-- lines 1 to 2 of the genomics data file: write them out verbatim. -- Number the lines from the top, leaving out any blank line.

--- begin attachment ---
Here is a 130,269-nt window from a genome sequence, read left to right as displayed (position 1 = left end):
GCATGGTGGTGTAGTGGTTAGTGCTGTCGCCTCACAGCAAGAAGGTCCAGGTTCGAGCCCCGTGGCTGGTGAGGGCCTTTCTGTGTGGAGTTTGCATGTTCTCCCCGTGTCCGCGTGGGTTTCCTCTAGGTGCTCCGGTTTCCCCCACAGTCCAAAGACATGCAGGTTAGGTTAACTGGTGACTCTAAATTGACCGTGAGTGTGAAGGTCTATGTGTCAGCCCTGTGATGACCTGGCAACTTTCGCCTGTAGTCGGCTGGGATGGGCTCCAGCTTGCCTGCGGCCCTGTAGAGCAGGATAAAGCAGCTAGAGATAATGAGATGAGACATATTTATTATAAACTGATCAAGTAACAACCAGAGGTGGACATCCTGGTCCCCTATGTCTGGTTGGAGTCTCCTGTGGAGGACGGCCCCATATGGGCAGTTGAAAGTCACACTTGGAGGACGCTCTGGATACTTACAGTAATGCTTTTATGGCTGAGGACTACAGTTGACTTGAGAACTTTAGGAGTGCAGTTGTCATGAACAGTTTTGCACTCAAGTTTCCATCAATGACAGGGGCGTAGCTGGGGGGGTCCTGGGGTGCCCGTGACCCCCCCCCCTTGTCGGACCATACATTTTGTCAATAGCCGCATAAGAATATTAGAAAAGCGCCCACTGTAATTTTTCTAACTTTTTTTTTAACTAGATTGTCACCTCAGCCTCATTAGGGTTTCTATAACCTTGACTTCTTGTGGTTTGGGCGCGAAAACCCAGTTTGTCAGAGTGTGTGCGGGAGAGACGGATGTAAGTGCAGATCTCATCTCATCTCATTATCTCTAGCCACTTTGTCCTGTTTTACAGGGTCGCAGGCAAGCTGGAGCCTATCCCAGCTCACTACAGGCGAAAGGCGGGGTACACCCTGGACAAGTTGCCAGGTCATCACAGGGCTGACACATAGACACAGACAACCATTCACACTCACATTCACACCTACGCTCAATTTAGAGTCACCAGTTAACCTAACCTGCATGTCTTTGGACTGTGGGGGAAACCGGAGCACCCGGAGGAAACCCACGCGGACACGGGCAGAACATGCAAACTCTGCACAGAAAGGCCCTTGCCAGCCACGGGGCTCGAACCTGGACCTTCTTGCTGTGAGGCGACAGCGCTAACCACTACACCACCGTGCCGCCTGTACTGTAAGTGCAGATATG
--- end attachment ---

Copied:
Here is a 130,269-nt window from a genome sequence, read left to right as displayed (position 1 = left end):
GCATGGTGGTGTAGTGGTTAGTGCTGTCGCCTCACAGCAAGAAGGTCCAGGTTCGAGCCCCGTGGCTGGTGAGGGCCTTTCTGTGTGGAGTTTGCATGTTCTCCCCGTGTCCGCGTGGGTTTCCTCTAGGTGCTCCGGTTTCCCCCACAGTCCAAAGACATGCAGGTTAGGTTAACTGGTGACTCTAAATTGACCGTGAGTGTGAAGGTCTATGTGTCAGCCCTGTGATGACCTGGCAACTTTCGCCTGTAGTCGGCTGGGATGGGCTCCAGCTTGCCTGCGGCCCTGTAGAGCAGGATAAAGCAGCTAGAGATAATGAGATGAGACATATTTATTATAAACTGATCAAGTAACAACCAGAGGTGGACATCCTGGTCCCCTATGTCTGGTTGGAGTCTCCTGTGGAGGACGGCCCCATATGGGCAGTTGAAAGTCACACTTGGAGGACGCTCTGGATACTTACAGTAATGCTTTTATGGCTGAGGACTACAGTTGACTTGAGAACTTTAGGAGTGCAGTTGTCATGAACAGTTTTGCACTCAAGTTTCCATCAATGACAGGGGCGTAGCTGGGGGGGTCCTGGGGTGCCCGTGACCCCCCCCCCTTGTCGGACCATACATTTTGTCAATAGCCGCATAAGAATATTAGAAAAGCGCCCACTGTAATTTTTCTAACTTTTTTTTTAACTAGATTGTCACCTCAGCCTCATTAGGGTTTCTATAACCTTGACTTCTTGTGGTTTGGGCGCGAAAACCCAGTTTGTCAGAGTGTGTGCGGGAGAGACGGATGTAAGTGCAGATCTCATCTCATCTCATTATCTCTAGCCACTTTGTCCTGTTTTACAGGGTCGCAGGCAAGCTGGAGCCTATCCCAGCTCACTACAGGCGAAAGGCGGGGTACACCCTGGACAAGTTGCCAGGTCATCACAGGGCTGACACATAGACACAGACAACCATTCACACTCACATTCACACCTACGCTCAATTTAGAGTCACCAGTTAACCTAACCTGCATGTCTTTGGACTGTGGGGGAAACCGGAGCACCCGGAGGAAACCCACGCGGACACGGGCAGAACATGCAAACTCTGCACAGAAAGGCCCTTGCCAGCCACGGGGCTCGAACCTGGACCTTCTTGCTGTGAGGCGACAGCGCTAACCACTACACCACCGTGCCGCCTGTACTGTAAGTGCAGATATG